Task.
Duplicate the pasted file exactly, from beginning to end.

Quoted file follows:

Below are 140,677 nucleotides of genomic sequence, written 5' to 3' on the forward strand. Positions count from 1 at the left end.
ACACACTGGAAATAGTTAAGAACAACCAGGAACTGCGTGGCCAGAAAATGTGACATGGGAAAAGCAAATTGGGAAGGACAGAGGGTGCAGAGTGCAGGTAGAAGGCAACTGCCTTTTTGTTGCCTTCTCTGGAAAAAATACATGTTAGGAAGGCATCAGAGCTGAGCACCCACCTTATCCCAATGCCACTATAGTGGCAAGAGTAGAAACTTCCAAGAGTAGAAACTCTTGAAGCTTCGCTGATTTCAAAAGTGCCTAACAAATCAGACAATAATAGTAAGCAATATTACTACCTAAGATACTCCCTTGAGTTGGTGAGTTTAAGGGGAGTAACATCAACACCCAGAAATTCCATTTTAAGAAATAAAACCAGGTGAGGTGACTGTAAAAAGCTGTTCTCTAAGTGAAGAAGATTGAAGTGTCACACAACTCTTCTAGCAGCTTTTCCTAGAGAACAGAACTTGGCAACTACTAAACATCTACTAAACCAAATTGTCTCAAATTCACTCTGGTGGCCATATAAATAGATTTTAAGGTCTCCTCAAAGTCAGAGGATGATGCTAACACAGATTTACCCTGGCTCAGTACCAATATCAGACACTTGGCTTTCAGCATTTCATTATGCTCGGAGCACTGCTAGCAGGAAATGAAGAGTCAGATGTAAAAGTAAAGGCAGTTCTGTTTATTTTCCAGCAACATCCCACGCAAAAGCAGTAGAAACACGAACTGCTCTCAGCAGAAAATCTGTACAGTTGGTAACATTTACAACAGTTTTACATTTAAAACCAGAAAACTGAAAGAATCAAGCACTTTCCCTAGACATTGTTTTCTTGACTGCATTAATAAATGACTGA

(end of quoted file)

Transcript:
Below are 140,677 nucleotides of genomic sequence, written 5' to 3' on the forward strand. Positions count from 1 at the left end.
ACACACTGGAAATAGTTAAGAACAACCAGGAACTGCGTGGCCAGAAAATGTGACATGGGAAAAGCAAATTGGGAAGGACAGAGGGTGCAGAGTGCAGGTAGAAGGCAACTGCCTTTTTGTTGCCTTCTCTGGAAAAAATACATGTTAGGAAGGCATCAGAGCTGAGCACCCACCTTATCCCAATGCCACTATAGTGGCAAGAGTAGAAACTTCCAAGAGTAGAAACTCTTGAAGCTTCGCTGATTTCAAAAGTGCCTAACAAATCAGACAATAATAGTAAGCAATATTACTACCTAAGATACTCCCTTGAGTTGGTGAGTTTAAGGGGAGTAACATCAACACCCAGAAATTCCATTTTAAGAAATAAAACCAGGTGAGGTGACTGTAAAAAGCTGTTCTCTAAGTGAAGAAGATTGAAGTGTCACACAACTCTTCTAGCAGCTTTTCCTAGAGAACAGAACTTGGCAACTACTAAACATCTACTAAACCAAATTGTCTCAAATTCACTCTGGTGGCCATATAAATAGATTTTAAGGTCTCCTCAAAGTCAGAGGATGATGCTAACACAGATTTACCCTGGCTCAGTACCAATATCAGACACTTGGCTTTCAGCATTTCATTATGCTCGGAGCACTGCTAGCAGGAAATGAAGAGTCAGATGTAAAAGTAAAGGCAGTTCTGTTTATTTTCCAGCAACATCCCACGCAAAAGCAGTAGAAACACGAACTGCTCTCAGCAGAAAATCTGTACAGTTGGTAACATTTACAACAGTTTTACATTTAAAACCAGAAAACTGAAAGAATCAAGCACTTTCCCTAGACATTGTTTTCTTGACTGCATTAATAAATGACTGA